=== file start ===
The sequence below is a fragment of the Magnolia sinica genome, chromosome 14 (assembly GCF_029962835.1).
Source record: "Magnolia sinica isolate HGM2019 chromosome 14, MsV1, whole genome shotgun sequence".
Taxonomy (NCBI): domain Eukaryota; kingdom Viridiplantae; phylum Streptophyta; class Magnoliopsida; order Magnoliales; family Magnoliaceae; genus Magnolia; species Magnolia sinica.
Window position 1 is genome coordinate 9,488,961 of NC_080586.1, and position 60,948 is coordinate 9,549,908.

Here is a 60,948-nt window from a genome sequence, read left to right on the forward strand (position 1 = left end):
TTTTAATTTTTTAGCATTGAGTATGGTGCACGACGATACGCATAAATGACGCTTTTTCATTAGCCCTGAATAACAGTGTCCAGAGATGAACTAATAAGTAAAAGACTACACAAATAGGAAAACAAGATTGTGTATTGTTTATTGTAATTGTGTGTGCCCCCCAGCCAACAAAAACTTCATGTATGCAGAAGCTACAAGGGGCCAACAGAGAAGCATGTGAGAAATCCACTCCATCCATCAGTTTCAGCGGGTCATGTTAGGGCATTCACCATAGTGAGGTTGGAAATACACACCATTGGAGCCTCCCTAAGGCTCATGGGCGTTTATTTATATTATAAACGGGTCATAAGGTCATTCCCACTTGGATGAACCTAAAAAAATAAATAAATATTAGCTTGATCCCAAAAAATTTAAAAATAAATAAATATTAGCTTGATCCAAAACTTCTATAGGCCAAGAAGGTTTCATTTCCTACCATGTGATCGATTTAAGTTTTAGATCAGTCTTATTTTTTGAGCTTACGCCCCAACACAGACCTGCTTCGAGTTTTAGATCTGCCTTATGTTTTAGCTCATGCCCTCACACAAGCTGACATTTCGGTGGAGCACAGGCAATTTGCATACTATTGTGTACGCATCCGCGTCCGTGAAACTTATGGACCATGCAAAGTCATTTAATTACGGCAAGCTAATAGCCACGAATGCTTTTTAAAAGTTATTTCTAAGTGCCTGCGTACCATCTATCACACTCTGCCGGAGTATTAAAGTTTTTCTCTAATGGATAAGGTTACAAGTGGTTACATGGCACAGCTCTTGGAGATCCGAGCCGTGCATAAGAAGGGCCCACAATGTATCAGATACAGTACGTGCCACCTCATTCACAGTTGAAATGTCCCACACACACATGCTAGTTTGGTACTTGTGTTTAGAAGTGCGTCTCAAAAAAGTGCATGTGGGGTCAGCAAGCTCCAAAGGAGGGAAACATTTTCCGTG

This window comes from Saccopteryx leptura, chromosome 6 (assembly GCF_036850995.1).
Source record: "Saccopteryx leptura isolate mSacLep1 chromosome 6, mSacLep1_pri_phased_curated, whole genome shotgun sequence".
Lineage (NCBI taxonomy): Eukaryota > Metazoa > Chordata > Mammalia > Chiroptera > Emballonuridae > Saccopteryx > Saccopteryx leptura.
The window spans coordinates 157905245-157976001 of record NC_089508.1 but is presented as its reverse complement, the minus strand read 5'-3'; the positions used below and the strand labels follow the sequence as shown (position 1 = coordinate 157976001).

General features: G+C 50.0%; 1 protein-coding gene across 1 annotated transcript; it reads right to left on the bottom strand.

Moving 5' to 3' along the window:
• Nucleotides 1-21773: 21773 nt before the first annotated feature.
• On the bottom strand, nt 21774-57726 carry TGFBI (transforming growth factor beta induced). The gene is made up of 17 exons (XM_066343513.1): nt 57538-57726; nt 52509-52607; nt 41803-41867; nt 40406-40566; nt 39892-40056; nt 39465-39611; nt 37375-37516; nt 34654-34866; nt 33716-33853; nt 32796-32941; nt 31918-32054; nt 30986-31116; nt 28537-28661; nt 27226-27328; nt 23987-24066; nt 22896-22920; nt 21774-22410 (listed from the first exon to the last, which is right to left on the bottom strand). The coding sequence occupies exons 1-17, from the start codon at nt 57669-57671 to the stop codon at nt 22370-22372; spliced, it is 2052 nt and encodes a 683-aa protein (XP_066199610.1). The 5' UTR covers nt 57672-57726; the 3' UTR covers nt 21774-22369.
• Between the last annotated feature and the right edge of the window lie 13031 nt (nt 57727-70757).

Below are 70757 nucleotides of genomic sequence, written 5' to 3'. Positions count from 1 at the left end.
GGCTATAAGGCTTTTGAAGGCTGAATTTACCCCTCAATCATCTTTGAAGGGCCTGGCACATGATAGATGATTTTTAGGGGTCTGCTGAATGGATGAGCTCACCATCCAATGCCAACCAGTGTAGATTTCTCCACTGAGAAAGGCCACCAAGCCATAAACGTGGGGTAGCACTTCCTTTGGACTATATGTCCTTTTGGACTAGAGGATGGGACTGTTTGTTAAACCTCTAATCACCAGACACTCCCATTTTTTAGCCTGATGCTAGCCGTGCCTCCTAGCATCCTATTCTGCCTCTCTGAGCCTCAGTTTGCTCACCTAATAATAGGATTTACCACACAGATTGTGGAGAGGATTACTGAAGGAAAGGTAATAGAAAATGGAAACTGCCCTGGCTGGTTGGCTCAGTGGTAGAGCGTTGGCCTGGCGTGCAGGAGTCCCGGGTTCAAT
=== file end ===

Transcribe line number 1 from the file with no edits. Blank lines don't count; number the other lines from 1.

The sequence below is a fragment of the Magnolia sinica genome, chromosome 14 (assembly GCF_029962835.1).